We worked on many projects with him. Most of these projects were his consulting projects at IIM-A, but as and when required, he would use the services of outside agencies for his research or consulting work. We were one such agency. Shyam Sunder's company - Marketing and Business Associates (MBA) was another one. He also worked closely with many advertising agencies - especially Lintas, O&M, Trikya, etc.
One of the projects I worked on with him was for Enfield India, where he was on the Board of Directors. Enfield had tied up with (and later bought) a German company called Zundapp and they wanted to launch two Zundapp motorcycles in the Indian market - Silver Plus and Explorer. We worked on the sales promotion of these products. I remember he had also bought one bike - an Explorer - and he gave it to me to use for some time.
Another project where I worked closely with Labdhi Saab was a promotion with Doctors for Saffola Edible Oil for Marico (then Bombay Oil industries). Mr. Harsh Mariwala the CMD of Marico was closely associated with him. In fact, Labdhi Saab had suggested the idea for a television serial that they produced with Hema Malini, who then also endorsed their other product - Parachute Oil.
In Ahmedabad, we worked under his guidance for a project with Cadilla Pharma for the launch of a drug called Oriprim DS. The project involved doing one of India's first prescription audits. Mr. Pankaj Patel, who is now the CMD of Zydus Cadilla was in charge of the project at the time. Mr. Patel also attended a course on Product Policy and New Product Management that Labdhi Saab taught.
Then, there was the promotion of The Week magazine that was published by Malayalam Manorama, who he was advising. One Mr. Balakrishnan was involved from their side. Another unique project was the launch of Vital Soya flour for Britannia - for which we did a school promotion. Chitra Talwar, an IIM-A alumnus was involved from their side and Labdhi Saab worked closely with her. We also worked with him for Sony Corporation of Japan and Motorola of USA for their entry into Indian Market after imports were liberalized in the late 1980s by the Rajiv Gandhi government.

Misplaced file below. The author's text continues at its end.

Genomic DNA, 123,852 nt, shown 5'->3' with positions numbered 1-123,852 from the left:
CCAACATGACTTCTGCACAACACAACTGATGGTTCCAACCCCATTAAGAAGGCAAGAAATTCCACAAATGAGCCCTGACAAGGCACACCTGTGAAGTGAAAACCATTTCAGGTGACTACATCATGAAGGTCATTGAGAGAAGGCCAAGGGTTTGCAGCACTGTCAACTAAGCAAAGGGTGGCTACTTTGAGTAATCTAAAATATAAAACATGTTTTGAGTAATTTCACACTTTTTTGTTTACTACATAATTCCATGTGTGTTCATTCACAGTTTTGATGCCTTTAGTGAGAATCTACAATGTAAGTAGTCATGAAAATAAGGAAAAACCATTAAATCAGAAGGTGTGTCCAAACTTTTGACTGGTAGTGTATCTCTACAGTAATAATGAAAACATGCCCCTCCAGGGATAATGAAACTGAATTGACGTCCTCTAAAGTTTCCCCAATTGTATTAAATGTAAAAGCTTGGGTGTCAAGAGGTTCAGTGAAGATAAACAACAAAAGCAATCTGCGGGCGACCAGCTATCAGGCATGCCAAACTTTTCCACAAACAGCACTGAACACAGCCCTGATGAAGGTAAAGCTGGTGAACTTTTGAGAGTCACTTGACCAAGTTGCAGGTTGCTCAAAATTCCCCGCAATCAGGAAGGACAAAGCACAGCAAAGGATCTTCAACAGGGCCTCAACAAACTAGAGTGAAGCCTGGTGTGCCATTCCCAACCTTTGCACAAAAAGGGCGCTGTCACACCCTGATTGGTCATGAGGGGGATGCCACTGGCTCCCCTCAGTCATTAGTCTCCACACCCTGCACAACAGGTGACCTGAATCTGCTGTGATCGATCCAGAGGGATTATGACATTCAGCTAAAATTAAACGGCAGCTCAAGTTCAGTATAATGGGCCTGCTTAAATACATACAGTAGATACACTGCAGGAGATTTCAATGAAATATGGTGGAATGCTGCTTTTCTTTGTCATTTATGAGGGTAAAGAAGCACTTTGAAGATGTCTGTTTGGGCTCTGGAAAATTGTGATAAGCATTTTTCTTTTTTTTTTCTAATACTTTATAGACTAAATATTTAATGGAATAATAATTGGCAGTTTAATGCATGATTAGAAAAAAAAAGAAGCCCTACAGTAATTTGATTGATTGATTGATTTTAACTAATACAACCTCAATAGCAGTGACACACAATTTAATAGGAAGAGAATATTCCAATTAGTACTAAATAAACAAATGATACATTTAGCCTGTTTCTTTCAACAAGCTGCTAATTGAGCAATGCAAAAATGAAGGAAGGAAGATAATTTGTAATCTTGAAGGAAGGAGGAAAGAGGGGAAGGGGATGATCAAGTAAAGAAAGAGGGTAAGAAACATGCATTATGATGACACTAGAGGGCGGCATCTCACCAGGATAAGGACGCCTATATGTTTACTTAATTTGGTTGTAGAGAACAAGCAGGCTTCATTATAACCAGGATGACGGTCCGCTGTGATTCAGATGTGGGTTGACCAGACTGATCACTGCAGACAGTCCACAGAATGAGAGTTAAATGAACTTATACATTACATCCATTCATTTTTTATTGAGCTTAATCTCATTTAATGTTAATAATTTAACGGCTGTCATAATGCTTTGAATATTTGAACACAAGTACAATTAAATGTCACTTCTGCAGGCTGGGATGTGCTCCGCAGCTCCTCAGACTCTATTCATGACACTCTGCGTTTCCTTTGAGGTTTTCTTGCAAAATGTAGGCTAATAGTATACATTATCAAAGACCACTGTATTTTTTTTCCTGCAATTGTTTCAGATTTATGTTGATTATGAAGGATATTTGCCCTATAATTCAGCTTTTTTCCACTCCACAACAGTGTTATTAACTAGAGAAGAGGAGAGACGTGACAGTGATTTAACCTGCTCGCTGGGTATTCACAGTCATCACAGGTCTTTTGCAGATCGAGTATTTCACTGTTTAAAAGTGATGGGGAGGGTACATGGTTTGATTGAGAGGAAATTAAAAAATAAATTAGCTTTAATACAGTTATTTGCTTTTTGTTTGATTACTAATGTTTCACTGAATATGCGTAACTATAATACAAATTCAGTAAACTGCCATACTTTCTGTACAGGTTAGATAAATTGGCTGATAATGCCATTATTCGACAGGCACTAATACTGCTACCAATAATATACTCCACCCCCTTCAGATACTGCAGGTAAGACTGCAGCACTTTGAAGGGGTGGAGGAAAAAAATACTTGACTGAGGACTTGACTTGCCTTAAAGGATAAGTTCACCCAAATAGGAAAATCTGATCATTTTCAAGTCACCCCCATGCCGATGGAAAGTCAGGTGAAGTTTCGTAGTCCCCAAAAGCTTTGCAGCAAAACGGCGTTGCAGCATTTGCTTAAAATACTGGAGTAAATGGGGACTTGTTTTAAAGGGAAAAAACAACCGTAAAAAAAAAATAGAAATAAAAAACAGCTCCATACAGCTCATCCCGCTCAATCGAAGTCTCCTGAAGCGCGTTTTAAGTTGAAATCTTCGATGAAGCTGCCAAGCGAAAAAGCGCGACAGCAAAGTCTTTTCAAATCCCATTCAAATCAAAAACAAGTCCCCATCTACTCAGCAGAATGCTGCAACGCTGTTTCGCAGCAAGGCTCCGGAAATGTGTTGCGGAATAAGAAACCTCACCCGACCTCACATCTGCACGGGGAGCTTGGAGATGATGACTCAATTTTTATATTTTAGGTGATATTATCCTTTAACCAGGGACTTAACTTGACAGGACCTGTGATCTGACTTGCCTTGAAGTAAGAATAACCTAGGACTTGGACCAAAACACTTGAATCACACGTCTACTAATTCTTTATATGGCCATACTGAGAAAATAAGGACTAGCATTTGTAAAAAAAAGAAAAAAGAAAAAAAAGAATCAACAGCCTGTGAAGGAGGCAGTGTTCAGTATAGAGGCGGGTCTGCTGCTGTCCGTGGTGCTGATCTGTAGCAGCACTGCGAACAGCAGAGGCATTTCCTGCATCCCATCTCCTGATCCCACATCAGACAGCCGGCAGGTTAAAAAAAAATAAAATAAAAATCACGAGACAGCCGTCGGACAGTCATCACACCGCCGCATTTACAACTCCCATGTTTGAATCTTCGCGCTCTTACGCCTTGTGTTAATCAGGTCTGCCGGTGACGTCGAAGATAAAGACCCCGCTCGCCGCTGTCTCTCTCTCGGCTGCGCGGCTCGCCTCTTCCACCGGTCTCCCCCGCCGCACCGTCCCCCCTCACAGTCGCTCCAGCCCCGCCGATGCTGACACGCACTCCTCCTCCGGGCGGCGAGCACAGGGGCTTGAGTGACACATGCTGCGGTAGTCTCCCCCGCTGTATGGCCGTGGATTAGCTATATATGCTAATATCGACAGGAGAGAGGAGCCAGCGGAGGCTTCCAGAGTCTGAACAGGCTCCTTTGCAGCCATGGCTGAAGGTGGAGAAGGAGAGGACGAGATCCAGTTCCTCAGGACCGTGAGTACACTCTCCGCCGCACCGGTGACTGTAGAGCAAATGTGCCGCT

I had met him on his last day in Ahmedabad. It was a Sunday. He had called me in the afternoon and he told me that he had to leave for a trip to Pune to meet 'Dada' Kirloskar. Labdhi Saab was very stretched with work at the time and he did not want to make the trip, but Mr. Kirloskar had insisted - even offering to send his private plane to drop him back at Ahmedabad if he was tied up. We met at his place, then walked over to the Management Development Centre. I remember he took a peon to task that day because a portrait of Vikram Sarabhai, the founder of IIM-A had not been clean. I had asked him if he had met Dr. Sarabhai - he said he hadn't, but respected him a lot. He described him as a 'future scientist' and an institution builder rather than an atomic scientist. He asked me to ride with him to the airport so that we could continue our work in the car. Before he left for Pune he told me that he was expecting a letter offering him an appointment as Director of IIM Ahmedabad. I think his plan was to retire two years after he completed the term as Director.
The next day, he called me from Pune from the Bajaj Auto office and asked me if could meet a certain Mr. Bhargava some time in the week. Normally I never said no, but that day I requested him that we take a call after he returns to Ahmedabad. I was supposed to meet him on Tuesday evening. But, at 7 pm, his wife called me and told me that he would only return on Wednesday. It was never to be. His plane crashed the next morning.
*Shekhar Vyas was a friend and protege of LRB.